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Review SoulCalibur III Review


As I mentioned in my previous Tekken 5 review that I preferred Soulcalibur over Tekken, and not to mention, Soulcalibur III over Tekken 5, I thought it would be justifiable to explain as to why I like it more.

When I first got this, I was expecting a lot of fun out of it (other than knowing that it really split people's opinions on it), and expecting that this would be something to experience, after having had seen video of it being played, it looked like a lot of fun. I bought it, and I really enjoyed it when I first played it. Not to mention that I started with the tutorial since at that time, I wasn't very good at 1 v 1 fighting games, so I learned some basic commands that I soon forgot.

This game as a whole is pretty big.

Graphically, this game is astounding. It looks vibrant and colorful and it shows the graphical capabilities of the PS2. It does support Progressive Scan (525p). The game all around looks very nice and shows that a lot of time and effort went into this, but a huge programming error completely turns this amazing game into a mess, I'll get into that later. The character models in-game look good, and the textures never looked flat. There might have been a bit of hair clipping through bodies here and there, but that's something to come to expect. The cutscenes (including the ones with QTEs) look really nice too, and the in-game engine does well rendering the cutscenes as they play. The game all around is a feast to the eyes.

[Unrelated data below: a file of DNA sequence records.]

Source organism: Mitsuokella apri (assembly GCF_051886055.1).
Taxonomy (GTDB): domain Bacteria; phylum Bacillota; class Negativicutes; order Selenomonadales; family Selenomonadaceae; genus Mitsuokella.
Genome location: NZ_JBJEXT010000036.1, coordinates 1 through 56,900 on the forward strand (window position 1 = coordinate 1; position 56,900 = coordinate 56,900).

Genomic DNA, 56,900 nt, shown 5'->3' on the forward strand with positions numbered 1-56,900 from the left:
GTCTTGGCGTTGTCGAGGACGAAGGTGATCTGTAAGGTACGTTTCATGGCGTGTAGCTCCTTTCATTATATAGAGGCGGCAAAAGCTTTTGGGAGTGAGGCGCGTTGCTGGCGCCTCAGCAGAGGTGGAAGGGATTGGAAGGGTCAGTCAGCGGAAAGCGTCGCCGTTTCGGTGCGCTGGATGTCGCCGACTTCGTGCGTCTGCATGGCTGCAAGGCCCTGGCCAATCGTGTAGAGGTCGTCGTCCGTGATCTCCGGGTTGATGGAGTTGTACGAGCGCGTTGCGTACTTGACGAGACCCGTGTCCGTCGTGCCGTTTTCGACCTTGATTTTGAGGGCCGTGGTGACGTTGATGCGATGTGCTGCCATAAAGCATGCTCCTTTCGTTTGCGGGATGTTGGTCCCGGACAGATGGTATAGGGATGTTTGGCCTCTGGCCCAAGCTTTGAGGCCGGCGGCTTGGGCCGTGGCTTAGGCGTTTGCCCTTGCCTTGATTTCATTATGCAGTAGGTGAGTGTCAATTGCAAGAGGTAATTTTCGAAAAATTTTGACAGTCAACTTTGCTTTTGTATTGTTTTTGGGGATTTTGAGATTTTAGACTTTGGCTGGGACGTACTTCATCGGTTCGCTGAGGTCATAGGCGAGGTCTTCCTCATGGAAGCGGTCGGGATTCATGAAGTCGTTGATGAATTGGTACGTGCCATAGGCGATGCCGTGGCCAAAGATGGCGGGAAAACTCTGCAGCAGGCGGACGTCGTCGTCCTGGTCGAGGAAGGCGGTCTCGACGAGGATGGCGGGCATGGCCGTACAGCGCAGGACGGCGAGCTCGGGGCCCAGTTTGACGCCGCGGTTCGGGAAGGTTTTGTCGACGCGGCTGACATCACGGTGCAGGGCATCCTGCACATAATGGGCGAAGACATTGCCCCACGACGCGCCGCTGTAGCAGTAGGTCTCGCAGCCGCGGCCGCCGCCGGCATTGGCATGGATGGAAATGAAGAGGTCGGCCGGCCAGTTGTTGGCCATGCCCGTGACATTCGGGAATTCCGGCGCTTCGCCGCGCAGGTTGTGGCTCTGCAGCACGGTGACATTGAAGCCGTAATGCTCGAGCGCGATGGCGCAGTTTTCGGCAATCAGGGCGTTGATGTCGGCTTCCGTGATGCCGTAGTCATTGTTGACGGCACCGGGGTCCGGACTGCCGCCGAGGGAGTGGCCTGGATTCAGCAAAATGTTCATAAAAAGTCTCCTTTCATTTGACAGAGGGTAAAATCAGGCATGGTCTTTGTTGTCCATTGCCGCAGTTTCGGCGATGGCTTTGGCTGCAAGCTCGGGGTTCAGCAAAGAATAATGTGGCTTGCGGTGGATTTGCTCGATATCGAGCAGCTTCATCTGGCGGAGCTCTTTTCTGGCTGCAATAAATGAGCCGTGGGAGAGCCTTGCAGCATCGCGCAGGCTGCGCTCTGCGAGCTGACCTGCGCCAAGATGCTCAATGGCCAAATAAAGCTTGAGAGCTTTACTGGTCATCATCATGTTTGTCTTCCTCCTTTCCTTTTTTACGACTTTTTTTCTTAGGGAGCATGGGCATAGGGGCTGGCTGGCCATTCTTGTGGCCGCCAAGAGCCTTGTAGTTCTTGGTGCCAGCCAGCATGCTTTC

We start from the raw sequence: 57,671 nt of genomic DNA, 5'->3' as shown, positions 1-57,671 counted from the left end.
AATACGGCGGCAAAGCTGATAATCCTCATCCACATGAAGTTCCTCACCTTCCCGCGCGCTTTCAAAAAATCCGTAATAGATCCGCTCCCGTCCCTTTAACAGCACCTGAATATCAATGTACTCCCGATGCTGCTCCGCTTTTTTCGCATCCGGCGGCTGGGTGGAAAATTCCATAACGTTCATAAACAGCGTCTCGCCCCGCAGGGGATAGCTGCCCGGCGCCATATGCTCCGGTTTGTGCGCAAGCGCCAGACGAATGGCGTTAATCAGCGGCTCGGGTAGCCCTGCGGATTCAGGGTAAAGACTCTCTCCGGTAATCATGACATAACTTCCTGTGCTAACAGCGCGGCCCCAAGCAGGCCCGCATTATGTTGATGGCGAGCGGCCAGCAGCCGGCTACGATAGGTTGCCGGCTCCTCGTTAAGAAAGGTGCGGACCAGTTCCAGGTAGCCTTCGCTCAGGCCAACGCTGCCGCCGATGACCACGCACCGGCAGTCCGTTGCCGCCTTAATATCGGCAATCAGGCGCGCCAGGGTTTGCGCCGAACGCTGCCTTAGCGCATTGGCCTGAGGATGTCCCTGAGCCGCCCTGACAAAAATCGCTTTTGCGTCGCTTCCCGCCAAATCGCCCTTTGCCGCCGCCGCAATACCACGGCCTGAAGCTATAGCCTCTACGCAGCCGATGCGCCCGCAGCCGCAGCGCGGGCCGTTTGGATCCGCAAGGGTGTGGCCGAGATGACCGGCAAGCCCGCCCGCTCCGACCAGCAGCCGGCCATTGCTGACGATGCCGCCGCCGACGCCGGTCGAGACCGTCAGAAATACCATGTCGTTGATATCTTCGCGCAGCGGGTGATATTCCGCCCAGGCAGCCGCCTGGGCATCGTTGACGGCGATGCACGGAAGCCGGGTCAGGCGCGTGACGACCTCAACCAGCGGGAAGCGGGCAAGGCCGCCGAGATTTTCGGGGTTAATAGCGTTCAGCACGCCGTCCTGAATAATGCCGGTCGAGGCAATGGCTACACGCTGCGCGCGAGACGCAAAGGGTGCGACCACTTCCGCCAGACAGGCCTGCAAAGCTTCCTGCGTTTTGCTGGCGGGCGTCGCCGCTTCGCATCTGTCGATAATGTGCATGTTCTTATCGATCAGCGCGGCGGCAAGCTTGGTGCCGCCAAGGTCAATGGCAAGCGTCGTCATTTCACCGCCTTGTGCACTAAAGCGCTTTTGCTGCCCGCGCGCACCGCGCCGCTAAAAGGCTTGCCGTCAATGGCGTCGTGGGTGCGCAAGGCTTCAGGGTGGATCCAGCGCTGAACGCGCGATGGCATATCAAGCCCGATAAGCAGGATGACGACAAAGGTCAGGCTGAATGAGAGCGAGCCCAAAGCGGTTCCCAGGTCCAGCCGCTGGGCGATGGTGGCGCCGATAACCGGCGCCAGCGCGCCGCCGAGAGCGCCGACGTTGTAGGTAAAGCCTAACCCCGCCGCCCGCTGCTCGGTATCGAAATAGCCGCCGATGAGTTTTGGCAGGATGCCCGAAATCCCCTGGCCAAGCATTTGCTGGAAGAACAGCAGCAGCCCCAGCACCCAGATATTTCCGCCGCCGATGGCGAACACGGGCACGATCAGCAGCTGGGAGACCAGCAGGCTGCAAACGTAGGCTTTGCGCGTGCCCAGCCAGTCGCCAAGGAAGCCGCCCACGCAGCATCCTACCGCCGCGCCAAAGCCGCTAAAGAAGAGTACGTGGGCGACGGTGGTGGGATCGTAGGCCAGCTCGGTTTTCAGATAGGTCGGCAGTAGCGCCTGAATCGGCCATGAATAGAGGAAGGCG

Sound wise, the game also sounds amazing. A fully orchestrated soundtrack that helps fit the mood when the game is being played surely helps the game in a good way. There was a soundtrack released for the game as well. This game also allows for changing the language of the voice acting, which really helps since I found the english voice acting to not really fit sometimes and a little cheesy other times. I recommend playing this with a surround sound stereo.

Gameplay wise, it's Soulcalibur as you'd remember it from II. It plays the same, and fortunately there wasn't much changed in the way of gameplay, except maybe the controller, since this is a PS2 exclusive. It has all the moves that you'd remember from past Soulcalibur games, so fortunately there isn't much changed from II. There is now a "Tales of Souls" mode in place of the arcade mode wherein you play the story of one of the characters, and it has multiple choices to progress through the story. This mode also allows you to unlock other characters and stages, too. There is also the Chronicles of the Sword mode where you play a Tactical RPG and encounters are fights with the CPU. I never got that far into it since it wasn't very interesting to me, but people that enjoy this game enjoy the CoTS mode. I've just not really been a person to play these kinds of games, and characters from other modes will come in to beat your team up unless you're really good with how you play the fighting part.

Control wise, it's very responsive, but I have some issues with this statement. Sometimes when you're trapped against a wall and another character is beating you up, the game won't take any inputs, so you can't really defend yourself or hit them. It controls the same as it has before, (except for that part where you can't control) and all around plays nice with the DS2, but I'd say use an arcade joystick if you can.

Now, to talk about the game in general.

It has a store where you can buy your items such as other weapons, more armor, and even bonus artwork and arguably the most expensive of all of it, the E3 movie.